Introduction by Fran Allfrey, volunteer officer
You can now find over 100 photographs from the Conway Library on Layers of London. Layers of London is a fantastic resource and website run by the Institute of Historical Research, University of London. In brief, Layers of London allows you to pin photographs into a digital map of London, and add a short description.
Since lockdown in March 2020, 28 Courtauld volunteers have been extremely busy sharing photographs from the Conway Library on Layers of London. In a series of blog posts, we’ll be sharing just a few of the records they have made to try and encourage our blog readers to go explore the map and photographs!
In this post, we have reproduced three of four records (and counting) made by our volunteer Emily Redfield. Thank you, Emily, for writing such evocative descriptions of these photographs of modernist and post-war gems in London, and bringing together photography, art history, and experience.
“Despite being locked down halfway around the world from London at the moment, writing and researching for Layers of London has virtually transported me to corners of the city I never would have otherwise discovered.
I’m far from an expert on London’s architecture—as an MA student at The Courtauld I took Dr. Jo Applin’s New York-centric course, ‘The Sixties’—so examining the Conway Library photographs has been a total learning experience. But it’s probably no surprise that among my favorite discoveries is St. Paul’s Bow Common, a post-war building that’s been completely shocking to parishioners since it opened in 1960.
Looking beyond these sometimes strange, sometimes nondescript building exteriors, I’m excited to feel like I’m beginning to better understand so much of the architectural thought and theory that created the London we see today.”
Records researched by Emily Redfield
“Defined by expanses of brick and little decoration outside and in, architect Robert Maguire’s building has drawn mixed opinions since it was consecrated in 1960.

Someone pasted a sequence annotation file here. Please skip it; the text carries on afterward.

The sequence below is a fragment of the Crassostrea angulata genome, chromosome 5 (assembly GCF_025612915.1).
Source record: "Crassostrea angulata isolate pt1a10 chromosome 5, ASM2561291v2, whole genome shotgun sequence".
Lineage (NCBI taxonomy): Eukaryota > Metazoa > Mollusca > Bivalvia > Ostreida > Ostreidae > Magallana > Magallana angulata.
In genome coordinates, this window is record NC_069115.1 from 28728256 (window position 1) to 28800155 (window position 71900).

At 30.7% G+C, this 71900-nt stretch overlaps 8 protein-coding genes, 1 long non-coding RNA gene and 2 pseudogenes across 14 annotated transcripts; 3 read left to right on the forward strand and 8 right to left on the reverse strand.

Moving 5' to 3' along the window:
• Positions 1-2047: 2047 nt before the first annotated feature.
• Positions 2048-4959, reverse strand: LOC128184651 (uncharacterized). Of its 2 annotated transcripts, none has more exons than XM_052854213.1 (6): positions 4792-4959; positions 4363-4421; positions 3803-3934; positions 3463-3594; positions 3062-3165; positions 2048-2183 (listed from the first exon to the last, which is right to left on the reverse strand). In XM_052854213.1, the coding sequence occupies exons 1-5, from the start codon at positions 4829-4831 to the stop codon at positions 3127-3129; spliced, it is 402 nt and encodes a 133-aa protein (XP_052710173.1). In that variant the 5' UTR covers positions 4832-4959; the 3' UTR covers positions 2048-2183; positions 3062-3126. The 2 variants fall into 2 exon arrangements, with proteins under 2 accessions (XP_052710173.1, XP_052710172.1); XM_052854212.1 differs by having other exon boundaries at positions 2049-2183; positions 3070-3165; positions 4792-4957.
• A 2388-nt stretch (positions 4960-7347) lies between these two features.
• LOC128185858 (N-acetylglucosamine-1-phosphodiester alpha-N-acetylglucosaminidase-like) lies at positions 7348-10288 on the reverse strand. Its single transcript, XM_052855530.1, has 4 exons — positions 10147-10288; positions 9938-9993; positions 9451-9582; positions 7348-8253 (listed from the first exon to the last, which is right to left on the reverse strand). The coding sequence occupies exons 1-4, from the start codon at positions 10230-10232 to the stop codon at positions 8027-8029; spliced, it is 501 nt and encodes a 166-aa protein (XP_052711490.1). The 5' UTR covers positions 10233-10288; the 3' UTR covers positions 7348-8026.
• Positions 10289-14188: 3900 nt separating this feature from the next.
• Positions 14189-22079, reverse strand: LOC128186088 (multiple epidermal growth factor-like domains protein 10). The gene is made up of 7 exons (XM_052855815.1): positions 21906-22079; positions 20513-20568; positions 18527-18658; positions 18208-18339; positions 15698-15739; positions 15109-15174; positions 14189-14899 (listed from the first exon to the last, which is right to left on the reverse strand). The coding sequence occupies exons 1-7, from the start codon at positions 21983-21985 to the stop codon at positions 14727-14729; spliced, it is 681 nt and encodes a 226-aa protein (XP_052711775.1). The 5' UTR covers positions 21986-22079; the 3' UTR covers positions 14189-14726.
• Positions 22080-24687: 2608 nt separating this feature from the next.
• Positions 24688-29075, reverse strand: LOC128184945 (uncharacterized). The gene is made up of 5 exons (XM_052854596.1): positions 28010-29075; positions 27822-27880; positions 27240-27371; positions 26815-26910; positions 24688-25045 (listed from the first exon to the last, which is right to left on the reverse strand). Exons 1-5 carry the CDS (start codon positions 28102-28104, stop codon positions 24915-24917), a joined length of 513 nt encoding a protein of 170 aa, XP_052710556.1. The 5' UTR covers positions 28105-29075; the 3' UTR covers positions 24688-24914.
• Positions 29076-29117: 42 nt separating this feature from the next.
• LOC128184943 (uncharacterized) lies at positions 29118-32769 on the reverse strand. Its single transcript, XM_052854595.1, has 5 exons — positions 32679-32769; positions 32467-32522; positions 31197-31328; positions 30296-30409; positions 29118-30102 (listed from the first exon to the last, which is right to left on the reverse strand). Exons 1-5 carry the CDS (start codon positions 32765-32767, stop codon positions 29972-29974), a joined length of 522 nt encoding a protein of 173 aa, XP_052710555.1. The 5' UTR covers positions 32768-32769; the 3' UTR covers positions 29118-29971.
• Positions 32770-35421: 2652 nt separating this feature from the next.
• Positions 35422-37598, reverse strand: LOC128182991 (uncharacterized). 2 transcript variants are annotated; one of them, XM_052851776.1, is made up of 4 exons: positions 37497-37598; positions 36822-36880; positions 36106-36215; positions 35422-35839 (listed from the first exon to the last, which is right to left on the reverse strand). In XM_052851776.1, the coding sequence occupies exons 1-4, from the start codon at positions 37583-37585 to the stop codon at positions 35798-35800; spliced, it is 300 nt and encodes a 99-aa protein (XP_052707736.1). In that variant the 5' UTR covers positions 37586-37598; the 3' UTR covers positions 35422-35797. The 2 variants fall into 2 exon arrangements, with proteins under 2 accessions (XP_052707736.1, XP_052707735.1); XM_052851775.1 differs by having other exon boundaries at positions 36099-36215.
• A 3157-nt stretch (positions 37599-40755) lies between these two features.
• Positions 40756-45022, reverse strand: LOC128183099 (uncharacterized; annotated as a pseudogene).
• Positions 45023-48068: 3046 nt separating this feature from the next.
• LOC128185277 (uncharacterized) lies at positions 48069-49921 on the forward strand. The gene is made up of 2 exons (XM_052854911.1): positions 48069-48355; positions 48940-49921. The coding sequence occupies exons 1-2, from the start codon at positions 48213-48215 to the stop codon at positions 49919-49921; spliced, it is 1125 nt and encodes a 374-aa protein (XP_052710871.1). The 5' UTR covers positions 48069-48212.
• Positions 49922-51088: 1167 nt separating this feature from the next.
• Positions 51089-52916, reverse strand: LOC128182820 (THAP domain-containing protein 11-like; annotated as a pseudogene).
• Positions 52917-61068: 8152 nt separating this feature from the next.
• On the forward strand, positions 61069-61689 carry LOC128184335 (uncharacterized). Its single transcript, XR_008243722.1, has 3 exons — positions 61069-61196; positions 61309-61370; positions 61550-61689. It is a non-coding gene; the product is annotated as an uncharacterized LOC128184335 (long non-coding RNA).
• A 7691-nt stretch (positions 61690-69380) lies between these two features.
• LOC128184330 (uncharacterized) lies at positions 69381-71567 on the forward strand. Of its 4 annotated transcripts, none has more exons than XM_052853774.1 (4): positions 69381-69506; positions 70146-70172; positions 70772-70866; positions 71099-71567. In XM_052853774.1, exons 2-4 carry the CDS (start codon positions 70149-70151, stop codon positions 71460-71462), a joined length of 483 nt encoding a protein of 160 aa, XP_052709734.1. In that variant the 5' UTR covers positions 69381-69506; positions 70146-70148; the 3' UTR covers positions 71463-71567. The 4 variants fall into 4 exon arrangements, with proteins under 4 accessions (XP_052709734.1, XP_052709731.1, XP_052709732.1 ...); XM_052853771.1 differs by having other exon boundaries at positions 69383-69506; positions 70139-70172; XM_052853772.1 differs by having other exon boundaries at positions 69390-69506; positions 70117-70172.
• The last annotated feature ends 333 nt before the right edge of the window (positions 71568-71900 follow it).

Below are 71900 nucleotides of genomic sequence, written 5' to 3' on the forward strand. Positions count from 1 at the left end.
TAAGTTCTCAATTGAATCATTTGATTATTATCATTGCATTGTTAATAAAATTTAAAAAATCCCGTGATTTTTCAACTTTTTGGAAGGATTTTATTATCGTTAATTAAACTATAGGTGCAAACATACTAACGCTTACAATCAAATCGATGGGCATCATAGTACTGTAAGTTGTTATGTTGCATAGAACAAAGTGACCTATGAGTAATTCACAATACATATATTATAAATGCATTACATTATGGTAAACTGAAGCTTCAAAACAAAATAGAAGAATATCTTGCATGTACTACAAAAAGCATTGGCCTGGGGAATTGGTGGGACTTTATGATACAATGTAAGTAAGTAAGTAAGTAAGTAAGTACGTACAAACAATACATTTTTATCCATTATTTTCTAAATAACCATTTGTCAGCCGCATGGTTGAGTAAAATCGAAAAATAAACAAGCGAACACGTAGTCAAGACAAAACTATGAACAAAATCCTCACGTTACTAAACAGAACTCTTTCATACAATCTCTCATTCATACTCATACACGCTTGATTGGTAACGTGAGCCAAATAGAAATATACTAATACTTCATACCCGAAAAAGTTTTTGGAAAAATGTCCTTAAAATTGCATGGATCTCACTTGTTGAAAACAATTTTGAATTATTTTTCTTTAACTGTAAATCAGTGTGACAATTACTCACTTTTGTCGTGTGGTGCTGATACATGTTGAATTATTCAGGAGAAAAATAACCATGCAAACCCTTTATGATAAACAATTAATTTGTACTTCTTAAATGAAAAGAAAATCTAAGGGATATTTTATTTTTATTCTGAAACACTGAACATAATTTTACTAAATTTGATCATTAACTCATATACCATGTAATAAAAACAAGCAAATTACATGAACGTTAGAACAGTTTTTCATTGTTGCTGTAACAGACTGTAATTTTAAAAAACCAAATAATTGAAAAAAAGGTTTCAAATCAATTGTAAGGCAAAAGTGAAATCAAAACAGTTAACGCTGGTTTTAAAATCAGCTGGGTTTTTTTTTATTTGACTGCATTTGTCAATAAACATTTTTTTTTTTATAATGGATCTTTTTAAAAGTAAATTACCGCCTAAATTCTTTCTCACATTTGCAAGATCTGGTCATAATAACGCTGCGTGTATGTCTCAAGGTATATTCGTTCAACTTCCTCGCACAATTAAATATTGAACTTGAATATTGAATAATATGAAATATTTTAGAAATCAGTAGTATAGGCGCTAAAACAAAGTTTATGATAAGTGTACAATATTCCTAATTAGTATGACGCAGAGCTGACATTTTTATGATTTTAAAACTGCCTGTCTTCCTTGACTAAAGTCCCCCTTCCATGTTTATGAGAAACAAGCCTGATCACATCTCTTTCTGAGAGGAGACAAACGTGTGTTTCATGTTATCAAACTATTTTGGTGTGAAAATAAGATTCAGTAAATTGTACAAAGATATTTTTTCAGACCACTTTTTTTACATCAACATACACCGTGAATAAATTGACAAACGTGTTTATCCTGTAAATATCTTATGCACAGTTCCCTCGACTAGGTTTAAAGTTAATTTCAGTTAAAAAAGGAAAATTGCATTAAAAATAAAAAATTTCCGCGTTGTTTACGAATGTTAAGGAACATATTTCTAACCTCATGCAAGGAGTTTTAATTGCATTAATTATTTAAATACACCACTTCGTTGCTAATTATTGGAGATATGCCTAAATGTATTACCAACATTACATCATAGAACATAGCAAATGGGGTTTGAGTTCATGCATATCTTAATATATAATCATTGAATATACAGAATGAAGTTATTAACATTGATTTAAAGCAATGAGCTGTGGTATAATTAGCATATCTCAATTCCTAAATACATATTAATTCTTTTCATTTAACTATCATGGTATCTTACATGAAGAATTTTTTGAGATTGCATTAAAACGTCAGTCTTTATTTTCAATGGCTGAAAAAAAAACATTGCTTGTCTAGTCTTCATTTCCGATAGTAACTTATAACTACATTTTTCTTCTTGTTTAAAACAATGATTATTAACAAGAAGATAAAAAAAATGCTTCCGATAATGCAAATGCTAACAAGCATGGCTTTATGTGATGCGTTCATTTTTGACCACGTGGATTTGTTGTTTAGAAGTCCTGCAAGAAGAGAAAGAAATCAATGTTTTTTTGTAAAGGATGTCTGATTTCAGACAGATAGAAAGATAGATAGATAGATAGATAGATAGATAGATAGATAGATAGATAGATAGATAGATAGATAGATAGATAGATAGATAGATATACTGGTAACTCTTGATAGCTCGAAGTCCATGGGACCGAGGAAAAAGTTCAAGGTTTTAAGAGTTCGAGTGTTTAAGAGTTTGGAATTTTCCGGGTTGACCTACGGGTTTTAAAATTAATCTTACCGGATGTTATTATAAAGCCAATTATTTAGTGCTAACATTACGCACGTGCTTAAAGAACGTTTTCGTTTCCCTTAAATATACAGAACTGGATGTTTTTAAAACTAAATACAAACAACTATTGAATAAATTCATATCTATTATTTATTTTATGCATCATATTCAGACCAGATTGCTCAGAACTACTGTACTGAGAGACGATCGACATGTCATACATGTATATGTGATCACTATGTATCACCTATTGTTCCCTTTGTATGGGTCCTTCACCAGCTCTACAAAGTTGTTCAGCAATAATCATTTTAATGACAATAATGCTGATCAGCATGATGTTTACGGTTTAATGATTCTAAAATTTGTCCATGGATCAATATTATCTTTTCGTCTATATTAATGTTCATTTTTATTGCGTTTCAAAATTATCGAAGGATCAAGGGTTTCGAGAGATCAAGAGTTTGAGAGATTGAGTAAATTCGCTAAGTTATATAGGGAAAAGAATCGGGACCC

In this image, the church’s central altar emerges from the startlingly barren brick-and-concrete space of the building’s interior. Defying convention, the open floor plan shocked parishioners, but it created possibility as well—an opening, literal and symbolic, of the space the church would provide its East London community. Lighting and defining that space is the main identifying feature of St. Paul’s: the light-filled lantern above. Where stark walls and concrete floors stretch unbroken, its effect is sublime, casting a geometry of light in angular forms.
In another Conway photograph uploaded to Layers of London, part of artist Ralph Beyer’s inscription above the church’s exterior entrance can be read. The full quote from Genesis works in no small part to identify the otherwise ambiguous building to passersby: ‘Truly this is none other, But the House of God, This is the Gate of Heaven’. Not unlike the unyielding modernity of St. Paul’s, the lettering declares itself resolutely, less a whisper, more a shout.” Read more and see more photos on Layers of London.
“Elements of play and whimsy are clear on the exterior of the buildings of Benthal Primary School, photographed here in 1998… The buildings shown here were designed by architect Paul Maas.
These black and white views of the building exteriors evoke a futuristic, space-age geometry of sinuous lines and questionable functionality. Each of the eight Maas buildings houses a single classroom, with the Moorish pavilion-inspired roofs providing light as well as a distinctive tent-like appearance…
‘Nobody seemed to be designing schools for small children’, Maas said, reflecting upon his design, ‘I wanted Benthal to feel like a children’s world in which adults were invited’.
Thus, taking his own children as inspiration, he lowered windows to children’s eye levels and transformed classrooms into doming, cave-like spaces. The curves and portals serve an essential purpose. They create an environment scaled and suited to a child, like a secret hideaway, designed to invite curiosity in.” Read more and see more photos on Layers of London.
“Commonly known as the Alexandra Road Estate, the Alexandra and Ainsworth Estate in the London Borough of Camden exemplifies 1960s brutalist architecture in concrete.
In these photographs, the clean lines and stark monochrome of concrete may appear harsh and imposing. If so, they bely the true nature of the Alexandra Road Estate. Brown was one of a generation of architects committed to elevating London’s council housing beyond the generic tower block. Rejecting a cheap, one-size-fits-all solution, Brown designed Alexandra Road for the brief at hand. The result is humanistic high density housing centred around shared community spaces… Pictured here as largely empty, the balconies are now lush with verdant growth, carefully tended gardens indicative of the life overflowing from within.” Read more and see more photos on Layers of London.
See all the records created by Emily here https://www.layersoflondon.org/map/users/2626
And all the Conway Library photographs on Layers of London can be seen here https://www.layersoflondon.org/map/collections/446